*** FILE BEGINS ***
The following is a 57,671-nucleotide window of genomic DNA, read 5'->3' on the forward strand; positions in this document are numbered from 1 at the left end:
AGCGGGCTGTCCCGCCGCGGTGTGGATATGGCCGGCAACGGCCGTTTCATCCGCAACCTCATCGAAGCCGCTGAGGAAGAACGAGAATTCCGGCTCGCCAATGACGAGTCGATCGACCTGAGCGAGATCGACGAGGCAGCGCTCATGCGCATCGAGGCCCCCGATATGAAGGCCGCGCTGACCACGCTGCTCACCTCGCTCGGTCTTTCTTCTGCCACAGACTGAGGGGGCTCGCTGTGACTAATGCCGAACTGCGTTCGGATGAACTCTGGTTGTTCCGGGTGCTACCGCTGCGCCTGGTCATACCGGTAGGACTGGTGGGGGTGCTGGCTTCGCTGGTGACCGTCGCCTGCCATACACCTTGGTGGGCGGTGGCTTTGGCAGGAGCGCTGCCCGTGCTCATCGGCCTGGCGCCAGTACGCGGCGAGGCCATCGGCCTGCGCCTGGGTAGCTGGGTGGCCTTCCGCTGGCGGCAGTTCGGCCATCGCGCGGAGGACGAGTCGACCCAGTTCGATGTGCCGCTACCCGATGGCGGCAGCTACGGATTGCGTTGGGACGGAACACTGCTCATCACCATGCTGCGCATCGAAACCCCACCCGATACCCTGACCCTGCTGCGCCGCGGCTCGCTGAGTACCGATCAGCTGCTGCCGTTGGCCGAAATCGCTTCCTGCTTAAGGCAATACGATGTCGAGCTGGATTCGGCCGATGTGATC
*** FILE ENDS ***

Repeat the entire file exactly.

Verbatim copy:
The following is a 57,671-nucleotide window of genomic DNA, read 5'->3' on the forward strand; positions in this document are numbered from 1 at the left end:
AGCGGGCTGTCCCGCCGCGGTGTGGATATGGCCGGCAACGGCCGTTTCATCCGCAACCTCATCGAAGCCGCTGAGGAAGAACGAGAATTCCGGCTCGCCAATGACGAGTCGATCGACCTGAGCGAGATCGACGAGGCAGCGCTCATGCGCATCGAGGCCCCCGATATGAAGGCCGCGCTGACCACGCTGCTCACCTCGCTCGGTCTTTCTTCTGCCACAGACTGAGGGGGCTCGCTGTGACTAATGCCGAACTGCGTTCGGATGAACTCTGGTTGTTCCGGGTGCTACCGCTGCGCCTGGTCATACCGGTAGGACTGGTGGGGGTGCTGGCTTCGCTGGTGACCGTCGCCTGCCATACACCTTGGTGGGCGGTGGCTTTGGCAGGAGCGCTGCCCGTGCTCATCGGCCTGGCGCCAGTACGCGGCGAGGCCATCGGCCTGCGCCTGGGTAGCTGGGTGGCCTTCCGCTGGCGGCAGTTCGGCCATCGCGCGGAGGACGAGTCGACCCAGTTCGATGTGCCGCTACCCGATGGCGGCAGCTACGGATTGCGTTGGGACGGAACACTGCTCATCACCATGCTGCGCATCGAAACCCCACCCGATACCCTGACCCTGCTGCGCCGCGGCTCGCTGAGTACCGATCAGCTGCTGCCGTTGGCCGAAATCGCTTCCTGCTTAAGGCAATACGATGTCGAGCTGGATTCGGCCGATGTGATC